Wasn’t Someone Else Involved?

An op-ed guest writer for the New York Times opines:

SIXTY-FIVE years ago, in November 1944, the war in Europe was at a stalemate. A resurgent Wehrmacht had halted the Allied armies along Germany’s borders after its headlong retreat across northern France following D-Day. From Holland to France, the front was static — yet thousands of Allied soldiers continued to die in futile battles to reach the Rhine River.

One Allied army, however, was still on the move.

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Are Russia’s Consumers Getting “Carried Away” With Themselves?

“Cutting rates by 50 basis points here and there is not going really diminish the appeal of the ruble,” said Manik Narain, an emerging markets strategist at Standard Chartered Bank Plc in London. “In terms of nominal interest rates Russia (at 9% as of 24 November) is still offering the highest yields in the emerging market space and in an environment where oil prices are remaining relatively well supported we think that the ruble will continue to be seen as an attractive way to position for global recovery,”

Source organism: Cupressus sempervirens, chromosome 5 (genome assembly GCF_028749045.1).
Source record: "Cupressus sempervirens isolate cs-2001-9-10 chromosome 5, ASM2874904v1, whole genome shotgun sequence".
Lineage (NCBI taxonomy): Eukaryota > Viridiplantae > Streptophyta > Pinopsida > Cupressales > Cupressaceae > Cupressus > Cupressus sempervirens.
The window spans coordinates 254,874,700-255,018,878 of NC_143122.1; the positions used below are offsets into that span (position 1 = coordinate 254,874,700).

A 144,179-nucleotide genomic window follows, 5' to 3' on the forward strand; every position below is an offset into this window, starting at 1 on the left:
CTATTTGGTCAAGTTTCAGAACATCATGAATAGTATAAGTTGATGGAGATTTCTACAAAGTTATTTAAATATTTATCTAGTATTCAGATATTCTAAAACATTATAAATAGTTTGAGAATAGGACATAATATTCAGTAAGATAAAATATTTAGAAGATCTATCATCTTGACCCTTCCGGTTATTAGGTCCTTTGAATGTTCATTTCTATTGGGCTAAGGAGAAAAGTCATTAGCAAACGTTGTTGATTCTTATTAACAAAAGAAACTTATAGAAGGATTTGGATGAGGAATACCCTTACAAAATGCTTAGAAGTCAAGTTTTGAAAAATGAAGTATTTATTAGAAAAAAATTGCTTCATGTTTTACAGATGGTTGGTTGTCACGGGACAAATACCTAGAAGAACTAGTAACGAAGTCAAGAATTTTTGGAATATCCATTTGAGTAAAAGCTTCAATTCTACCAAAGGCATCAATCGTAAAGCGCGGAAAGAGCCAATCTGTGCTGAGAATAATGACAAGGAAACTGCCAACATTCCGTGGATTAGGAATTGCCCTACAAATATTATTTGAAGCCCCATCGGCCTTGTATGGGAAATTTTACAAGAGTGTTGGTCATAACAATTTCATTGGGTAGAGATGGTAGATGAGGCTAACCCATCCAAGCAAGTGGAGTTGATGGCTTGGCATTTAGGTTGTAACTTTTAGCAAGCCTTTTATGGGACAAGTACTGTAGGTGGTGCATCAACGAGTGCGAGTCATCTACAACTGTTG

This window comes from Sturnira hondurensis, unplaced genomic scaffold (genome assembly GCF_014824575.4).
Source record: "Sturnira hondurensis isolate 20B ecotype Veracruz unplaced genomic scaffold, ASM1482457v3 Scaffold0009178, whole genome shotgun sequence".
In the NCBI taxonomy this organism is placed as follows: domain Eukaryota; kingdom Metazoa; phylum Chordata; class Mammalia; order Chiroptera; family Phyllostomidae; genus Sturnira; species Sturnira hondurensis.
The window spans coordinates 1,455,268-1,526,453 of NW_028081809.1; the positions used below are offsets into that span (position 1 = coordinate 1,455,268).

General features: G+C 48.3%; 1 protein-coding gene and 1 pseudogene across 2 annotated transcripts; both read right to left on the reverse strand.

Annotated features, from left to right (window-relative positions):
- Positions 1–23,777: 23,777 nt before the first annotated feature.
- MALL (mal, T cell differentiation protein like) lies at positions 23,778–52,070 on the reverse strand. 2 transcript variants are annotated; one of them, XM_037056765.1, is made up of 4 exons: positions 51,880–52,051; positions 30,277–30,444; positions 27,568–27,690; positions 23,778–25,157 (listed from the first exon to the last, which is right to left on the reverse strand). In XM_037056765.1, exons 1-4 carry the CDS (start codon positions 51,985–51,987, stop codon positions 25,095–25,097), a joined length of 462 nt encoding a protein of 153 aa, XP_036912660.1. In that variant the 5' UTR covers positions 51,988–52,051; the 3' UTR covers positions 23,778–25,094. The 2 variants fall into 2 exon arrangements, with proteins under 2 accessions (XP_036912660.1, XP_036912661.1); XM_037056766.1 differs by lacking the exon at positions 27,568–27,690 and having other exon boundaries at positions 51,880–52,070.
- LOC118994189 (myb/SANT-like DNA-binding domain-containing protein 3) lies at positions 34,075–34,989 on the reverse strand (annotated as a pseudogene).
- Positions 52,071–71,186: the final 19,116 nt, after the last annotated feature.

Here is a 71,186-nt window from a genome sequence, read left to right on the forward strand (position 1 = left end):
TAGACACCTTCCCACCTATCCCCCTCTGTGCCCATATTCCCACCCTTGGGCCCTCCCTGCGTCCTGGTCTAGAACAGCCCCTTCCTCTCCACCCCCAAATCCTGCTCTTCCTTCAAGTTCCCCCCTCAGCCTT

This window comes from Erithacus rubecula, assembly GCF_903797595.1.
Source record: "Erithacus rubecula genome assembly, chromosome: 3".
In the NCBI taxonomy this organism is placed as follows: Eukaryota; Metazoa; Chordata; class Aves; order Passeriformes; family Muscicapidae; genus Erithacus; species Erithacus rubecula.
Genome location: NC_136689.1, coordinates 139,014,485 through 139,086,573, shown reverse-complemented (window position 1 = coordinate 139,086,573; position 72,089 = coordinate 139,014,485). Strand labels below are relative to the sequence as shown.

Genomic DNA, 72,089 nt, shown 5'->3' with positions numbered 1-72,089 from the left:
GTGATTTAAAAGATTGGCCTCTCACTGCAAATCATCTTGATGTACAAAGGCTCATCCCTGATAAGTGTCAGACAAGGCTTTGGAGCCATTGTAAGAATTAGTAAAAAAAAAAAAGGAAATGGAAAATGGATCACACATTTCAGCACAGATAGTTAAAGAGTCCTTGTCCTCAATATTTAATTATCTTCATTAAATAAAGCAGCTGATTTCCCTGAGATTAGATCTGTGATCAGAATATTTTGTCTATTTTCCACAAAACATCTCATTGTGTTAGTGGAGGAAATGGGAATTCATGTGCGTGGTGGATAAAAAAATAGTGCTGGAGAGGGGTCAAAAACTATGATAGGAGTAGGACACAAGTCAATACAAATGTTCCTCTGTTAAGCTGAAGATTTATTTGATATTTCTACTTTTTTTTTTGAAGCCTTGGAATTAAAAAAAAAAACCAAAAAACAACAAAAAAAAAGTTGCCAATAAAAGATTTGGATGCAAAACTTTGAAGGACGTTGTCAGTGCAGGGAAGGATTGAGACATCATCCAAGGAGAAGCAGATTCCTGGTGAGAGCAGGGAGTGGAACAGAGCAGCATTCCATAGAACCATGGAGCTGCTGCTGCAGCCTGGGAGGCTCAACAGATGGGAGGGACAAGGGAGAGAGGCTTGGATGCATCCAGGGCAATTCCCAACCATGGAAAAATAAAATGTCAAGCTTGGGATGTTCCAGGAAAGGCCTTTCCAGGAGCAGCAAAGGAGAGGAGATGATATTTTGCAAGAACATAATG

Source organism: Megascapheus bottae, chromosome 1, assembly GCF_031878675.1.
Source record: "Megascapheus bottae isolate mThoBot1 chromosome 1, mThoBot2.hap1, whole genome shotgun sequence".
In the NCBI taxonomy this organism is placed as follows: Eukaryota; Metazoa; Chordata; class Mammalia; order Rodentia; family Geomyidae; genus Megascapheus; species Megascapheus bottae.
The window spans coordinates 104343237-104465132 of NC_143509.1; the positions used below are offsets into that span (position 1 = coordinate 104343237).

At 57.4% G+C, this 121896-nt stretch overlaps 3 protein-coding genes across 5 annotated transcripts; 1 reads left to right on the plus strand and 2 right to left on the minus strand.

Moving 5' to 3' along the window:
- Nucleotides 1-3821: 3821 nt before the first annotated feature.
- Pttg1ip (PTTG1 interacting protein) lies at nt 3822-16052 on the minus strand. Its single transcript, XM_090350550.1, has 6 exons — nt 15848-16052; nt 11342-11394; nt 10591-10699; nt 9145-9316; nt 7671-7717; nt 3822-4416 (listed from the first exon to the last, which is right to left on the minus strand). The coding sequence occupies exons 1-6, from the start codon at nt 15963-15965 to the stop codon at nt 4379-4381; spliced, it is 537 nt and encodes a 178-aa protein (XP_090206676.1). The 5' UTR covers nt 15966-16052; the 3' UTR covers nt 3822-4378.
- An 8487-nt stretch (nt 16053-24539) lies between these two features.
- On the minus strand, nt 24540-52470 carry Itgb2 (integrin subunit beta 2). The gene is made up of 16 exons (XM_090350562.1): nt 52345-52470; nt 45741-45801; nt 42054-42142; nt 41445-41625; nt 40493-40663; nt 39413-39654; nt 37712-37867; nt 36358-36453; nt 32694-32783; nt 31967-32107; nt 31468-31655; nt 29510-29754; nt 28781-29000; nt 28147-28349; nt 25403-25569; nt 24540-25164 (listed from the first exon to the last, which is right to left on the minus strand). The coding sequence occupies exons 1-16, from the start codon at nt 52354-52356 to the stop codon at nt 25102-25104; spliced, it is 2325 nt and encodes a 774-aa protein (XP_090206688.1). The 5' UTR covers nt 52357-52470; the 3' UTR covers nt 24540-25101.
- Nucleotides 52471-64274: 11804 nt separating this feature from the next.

The world’s central banks are having a hard time of it these days, having just gotten through the worst banking and financial crisis in living memory they now face a growing dilema between continuing to give support to the developed economies (which are yet to recover from those early hammer blows) and the danger of creating fresh global asset price bubbles in emerging economies, asset bubbles which could easily be being fuelled by low US interest rates and a weak dollar. The latest warning in this respect comes not from Nouriel Roubini (or even from me, but see this post, and this recent interview I gave on Forex Blog), rather it emmanates from Germany’s new finance minister, Wolfgang Schäuble. His comments – which were cited in last Saturday’s Financial Times – highlight official concern in Europe that the exceptional steps taken by central banks and governments to combat the crisis carry with them a series of undesireable side effects. Continue reading